Always post new or modified data under new handles. Never modify the contents of an existing dataset.
Many OPeNDAP clients work on the assumption that the dataset they are making requests from will not change. If it does, they may behave erratically, or worse, return the wrong data values to the user. The user may not even realize this has happened.
For example, if you add new model run data daily, use an absolute date,
By contrast, if you were to use relative times - e.g., post March 1 data
The one exception is that it is safe to simply extend the time dimension of a dataset, as long as you keep the origin (t=0) time of the dataset the same. This will not cause any problems for clients unaware of the change, as all data requests in the older time ranges will still return the same data as before the change.
There are four scripts in the server home directory that are used to
control the GDS, which send brief messages to the terminal, and record
their actions in more detail in the file
These now invoke the corresponding scripts in the bin directory, which have been completely rewritten:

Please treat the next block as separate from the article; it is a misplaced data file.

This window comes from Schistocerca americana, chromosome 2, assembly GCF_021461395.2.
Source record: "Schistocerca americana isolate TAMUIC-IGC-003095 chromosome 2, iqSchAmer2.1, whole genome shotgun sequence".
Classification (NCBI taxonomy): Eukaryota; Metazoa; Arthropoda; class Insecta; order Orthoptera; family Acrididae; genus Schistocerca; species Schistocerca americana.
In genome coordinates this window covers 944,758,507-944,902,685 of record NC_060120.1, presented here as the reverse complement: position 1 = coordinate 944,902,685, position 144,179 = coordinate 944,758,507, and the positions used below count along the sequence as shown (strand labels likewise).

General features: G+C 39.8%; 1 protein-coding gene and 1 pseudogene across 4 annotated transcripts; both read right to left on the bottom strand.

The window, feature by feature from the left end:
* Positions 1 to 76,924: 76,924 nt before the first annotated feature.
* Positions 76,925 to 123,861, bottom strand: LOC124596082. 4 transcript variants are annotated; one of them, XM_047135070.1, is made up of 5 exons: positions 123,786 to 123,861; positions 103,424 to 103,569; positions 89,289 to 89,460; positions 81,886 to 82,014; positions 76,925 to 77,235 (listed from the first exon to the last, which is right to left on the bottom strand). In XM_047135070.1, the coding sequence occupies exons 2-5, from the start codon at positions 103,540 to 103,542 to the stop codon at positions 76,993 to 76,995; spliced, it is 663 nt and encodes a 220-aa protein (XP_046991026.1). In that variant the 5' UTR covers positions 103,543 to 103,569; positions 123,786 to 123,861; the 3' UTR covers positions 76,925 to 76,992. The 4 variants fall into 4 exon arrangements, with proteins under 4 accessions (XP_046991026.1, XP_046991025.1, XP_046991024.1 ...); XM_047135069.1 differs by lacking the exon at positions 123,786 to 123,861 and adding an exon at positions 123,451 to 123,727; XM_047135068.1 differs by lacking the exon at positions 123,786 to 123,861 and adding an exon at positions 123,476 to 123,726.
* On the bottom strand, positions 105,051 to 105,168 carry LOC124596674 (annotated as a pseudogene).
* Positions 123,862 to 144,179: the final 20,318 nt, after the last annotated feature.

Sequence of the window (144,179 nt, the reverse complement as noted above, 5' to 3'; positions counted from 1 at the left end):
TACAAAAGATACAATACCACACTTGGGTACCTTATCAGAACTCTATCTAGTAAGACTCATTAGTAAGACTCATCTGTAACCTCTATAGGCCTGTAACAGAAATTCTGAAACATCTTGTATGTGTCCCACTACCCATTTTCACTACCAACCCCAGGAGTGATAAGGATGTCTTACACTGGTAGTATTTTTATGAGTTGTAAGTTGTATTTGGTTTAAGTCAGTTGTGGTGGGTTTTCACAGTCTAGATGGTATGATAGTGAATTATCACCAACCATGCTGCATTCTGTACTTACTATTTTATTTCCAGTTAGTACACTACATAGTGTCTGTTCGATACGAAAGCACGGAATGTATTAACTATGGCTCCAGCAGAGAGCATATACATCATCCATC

The behavior of these scripts is similar to the old startup scripts, but there are some major improvements.
Firstly, they can now be run from any directory; it is not necessary
Second, to reduce the chance of downtime,
Third, gds-start.sh now waits until the GDS is ready to handle requests
before exiting, and exits with a non-zero return code if the server fails
to start. This allows reliable scripting of follow-on commands which require
the GDS to be running, without the need for kludges such as
The GDS has a web-based administration interface which is accessed by URLs of the form:
The authorization string can be kept from appearing in the log files by using POST rather than GET requests to perform administration tasks. There is a form which can be used to do this, at :
Alternately, a utility such as
For convenience, there is a script called
By default, the administration utility can only be invoked through the local network interface; that is, it will only accept requests originating from IP address 127.0.0.1. Additional IP addresses can be allowed to make administration requests by using the admin_enabled attribute of the <privilege> tag.
Because they alter the state of internal structures, administration commands can only run while the server is idle. The administration service has a timeout attribute which controls the length of time it will wait for the server to become idle. If this time expires, it will return with an error message, and the command will not be performed.